beautiful handiwork of God to the dark splotch made upon the canvas by
the hand of scheming, intriguing man. Turn your eyes from the "sunny
south" to the "bloodstained" south, where the wind through the
canebrakes sighs a requiem for the departed spirits who have offered
up their lives in a country's service to bring this section to a sense
of their duty to God and to man; where the cotton fields echo to the
voice of suffering humanity; where the atmosphere is tainted with the
foulest crimes that even shocked high heaven; and where the loftiest
principles of the human heart are obliterated by the influence of
earthly ambition. Such is the contrast! O! America, how thou hast
degenerated!

     But the gang-plank is shoved out, the revenue guards board the
boat, and my pass is demanded; this interrupts my soliloquy. I gaze
upwards and discover the parapets of the bluff works bristling with
the "dogs of war" in the shape of "Thirty-twos" and "Sixty-fours." My
pass is correct and I am allowed to proceed by a strong force of Union
troops. Since these troops have been within its walls, the work of
repairing the ghastly breaches which we made during its bombardment in
last year, has reached its completion, and no traces of the damage
which our fearful shells inflicted now remain save a few deep scars
upon the easterly face. It would not be discreet in me to note the
changes and improvements effected since then. Suffice, that they are
such as to render this stronghold stronger than any other in our
possession, and to remove all apprehensions of any hostile "ram" which
might venture within the range of its guns. The appearance of Fort
Pillow is now in happy contrast to that presented when the "Stars and
Bars" were lowered from its flagstaff, and our troops marched in
triumph through its sallyports. Instead of the loose lumber and
crumbling earthworks which we found are now leveled parapets and
properly angled casements, and the furrowed tereplein, wherein the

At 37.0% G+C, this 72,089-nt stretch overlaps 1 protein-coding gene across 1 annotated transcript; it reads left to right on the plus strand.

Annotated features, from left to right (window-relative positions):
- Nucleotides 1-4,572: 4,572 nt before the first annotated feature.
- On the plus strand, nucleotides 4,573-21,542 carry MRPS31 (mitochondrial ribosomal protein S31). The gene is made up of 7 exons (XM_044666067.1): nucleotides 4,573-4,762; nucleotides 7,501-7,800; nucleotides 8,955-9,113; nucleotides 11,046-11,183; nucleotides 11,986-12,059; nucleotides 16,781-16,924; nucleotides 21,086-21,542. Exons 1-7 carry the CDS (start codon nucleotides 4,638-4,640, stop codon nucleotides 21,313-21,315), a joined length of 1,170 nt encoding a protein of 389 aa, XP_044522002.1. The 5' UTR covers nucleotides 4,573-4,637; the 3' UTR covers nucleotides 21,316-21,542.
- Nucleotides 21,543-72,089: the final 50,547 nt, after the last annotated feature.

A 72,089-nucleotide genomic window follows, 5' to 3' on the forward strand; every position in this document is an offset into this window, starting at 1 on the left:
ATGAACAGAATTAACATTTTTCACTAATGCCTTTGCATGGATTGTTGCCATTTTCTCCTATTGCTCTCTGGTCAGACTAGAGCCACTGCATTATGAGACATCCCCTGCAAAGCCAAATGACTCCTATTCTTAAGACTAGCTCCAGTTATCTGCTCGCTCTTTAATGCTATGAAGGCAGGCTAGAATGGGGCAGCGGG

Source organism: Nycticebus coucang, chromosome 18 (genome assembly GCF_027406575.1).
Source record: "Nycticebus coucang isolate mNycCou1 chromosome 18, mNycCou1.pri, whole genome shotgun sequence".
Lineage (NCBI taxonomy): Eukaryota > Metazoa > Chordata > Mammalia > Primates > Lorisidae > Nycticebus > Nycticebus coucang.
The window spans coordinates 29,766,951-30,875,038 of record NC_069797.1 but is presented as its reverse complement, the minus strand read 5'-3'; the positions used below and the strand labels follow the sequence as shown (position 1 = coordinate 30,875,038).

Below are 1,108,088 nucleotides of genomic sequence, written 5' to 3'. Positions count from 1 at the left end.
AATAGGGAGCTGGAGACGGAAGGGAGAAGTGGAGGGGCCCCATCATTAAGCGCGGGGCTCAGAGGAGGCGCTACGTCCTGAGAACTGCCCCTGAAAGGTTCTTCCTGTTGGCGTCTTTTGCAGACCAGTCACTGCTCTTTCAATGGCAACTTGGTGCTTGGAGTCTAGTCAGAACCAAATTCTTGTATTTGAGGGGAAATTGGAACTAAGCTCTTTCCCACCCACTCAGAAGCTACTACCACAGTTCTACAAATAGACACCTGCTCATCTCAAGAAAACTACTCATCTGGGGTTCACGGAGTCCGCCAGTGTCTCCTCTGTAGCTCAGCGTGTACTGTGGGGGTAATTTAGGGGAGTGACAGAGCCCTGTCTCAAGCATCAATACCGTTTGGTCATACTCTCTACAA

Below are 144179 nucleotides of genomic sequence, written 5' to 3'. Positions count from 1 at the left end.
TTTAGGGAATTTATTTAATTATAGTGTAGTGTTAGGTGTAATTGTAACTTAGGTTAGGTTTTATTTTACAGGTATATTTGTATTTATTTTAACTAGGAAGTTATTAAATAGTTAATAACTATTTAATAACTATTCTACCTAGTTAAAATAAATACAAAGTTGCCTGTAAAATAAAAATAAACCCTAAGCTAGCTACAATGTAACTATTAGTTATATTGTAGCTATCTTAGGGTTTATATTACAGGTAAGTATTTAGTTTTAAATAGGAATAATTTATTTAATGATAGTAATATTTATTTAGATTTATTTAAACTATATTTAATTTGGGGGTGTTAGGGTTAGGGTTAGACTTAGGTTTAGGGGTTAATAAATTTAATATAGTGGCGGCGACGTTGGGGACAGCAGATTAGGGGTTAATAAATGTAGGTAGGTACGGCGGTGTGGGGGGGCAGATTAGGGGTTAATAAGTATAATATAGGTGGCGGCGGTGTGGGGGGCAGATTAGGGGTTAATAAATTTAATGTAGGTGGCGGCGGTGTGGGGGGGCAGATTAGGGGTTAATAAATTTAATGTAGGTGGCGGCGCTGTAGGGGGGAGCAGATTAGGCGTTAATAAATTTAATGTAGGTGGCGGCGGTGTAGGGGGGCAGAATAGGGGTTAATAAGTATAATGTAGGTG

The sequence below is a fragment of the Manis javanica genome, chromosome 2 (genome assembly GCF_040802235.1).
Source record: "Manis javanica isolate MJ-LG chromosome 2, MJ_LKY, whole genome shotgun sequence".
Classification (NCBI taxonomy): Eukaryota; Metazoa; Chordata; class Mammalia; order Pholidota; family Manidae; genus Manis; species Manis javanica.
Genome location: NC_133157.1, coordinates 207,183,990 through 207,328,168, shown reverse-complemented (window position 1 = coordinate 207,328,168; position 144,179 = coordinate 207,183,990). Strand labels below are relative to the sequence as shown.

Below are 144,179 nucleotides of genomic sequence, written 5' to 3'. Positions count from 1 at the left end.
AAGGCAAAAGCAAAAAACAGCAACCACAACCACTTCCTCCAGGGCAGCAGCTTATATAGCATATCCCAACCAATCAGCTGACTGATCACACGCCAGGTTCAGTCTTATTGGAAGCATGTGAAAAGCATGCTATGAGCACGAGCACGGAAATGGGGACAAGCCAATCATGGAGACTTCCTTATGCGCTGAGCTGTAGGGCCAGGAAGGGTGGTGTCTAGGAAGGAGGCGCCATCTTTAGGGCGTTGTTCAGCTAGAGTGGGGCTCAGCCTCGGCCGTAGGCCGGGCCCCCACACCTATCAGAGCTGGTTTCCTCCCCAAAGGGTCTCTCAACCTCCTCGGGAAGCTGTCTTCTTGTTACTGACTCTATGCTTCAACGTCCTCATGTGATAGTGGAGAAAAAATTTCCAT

Confederates sought shelter from out shells, is now like a housewife's
floor.

     The usual dress parade of the troops at sunset demonstrate the
fact that the men are as proficient in drill as their officers are in
hospitality. Their movements were executed with absolute precision,
and their appearance generally was highly creditable to their
officers, who more than sustained their reputation for steadiness and
efficiency. The country around Fort Pillow is a beautiful region at
this season, but there are marks of desolation everywhere, and few of
civilization, except such as accompany the army. There are few
inhabitants left and within the fort there has not been the slightest
attempt at planting or sowing though the soil is favorable to
cultivation. In this branch of industry, however, the residents
outside our lines are wise, as they do not wish to sow for the
"Yankees" to reap. A fence is anomalous there. The able bodied white
men are mostly in the Southern army, while the negroes have either
been run off south of have seceded to the Yankees.

     I thought our camp at Corinth, and here, (when we first came),
could not be excelled in beauty and variety, but summer has given the
Pillowites brighter materials wherewith to rear their cities; and
royal arches of cedar boughs, festooned with flowers and wreathed with
the glistening leaves of oak and maple, adorn the entrance to shady
bowers, and rural retreats, beneath the verdant palaces of our
soldiers. The headquarters of the Commander of the Fort are
delightful, a model of rustic elegance wonderfully suggestive of the
visions that are dreamed in the bowers and gardens of the Gothamites.
The murmur of fountains and a more extensive display of crinoline is
all that is needed to make the similitude complete. Many of the
officers there have their families with them, and the presence of
women and children add not a little to the peaceful enchantment of
military life as at present displayed at Fort Pillow.

     This morning found me back in Memphis, and Othello was himself
again. During my absence nothing particular had transpired except the
receipt of the news of the capture of Port Hudson. Of course the loyal
population here are much elates at the final opening of the great
Mississippi. The event is of the most momentous consequence to
Memphis. It enfranchises the city and returns to them commerce and
prosperity, and the Memphians are not slow to exhibit their joy on the
occasion. To-night a grand illumination takes place in the honor of
the event. It promises to be a fine spectacle.

     The troops here are also highly pleased with the operations of
Grant and Banks on the Mississippi and the doings of the eastern army
under its new commander. The great subject of discourse though now
with the boys is "Home." When will they be mustered out? How soon is
the war to end now? Some predict an early termination and some are of
the opinion that we have just commenced. Their arguments, however,
generally end as they begin, in every man retaining his own views and
opinions.

     I must now close. My "dip" has burned down to the socket of the
candlestick. I have not another in my tent, so I must retire to my cot
as soon as I have placed this in the post office, so gentlemen, until
my next, au revoir.
                                        J.C.C.


Source: Bryan Boyle's Bronx Bulletin Board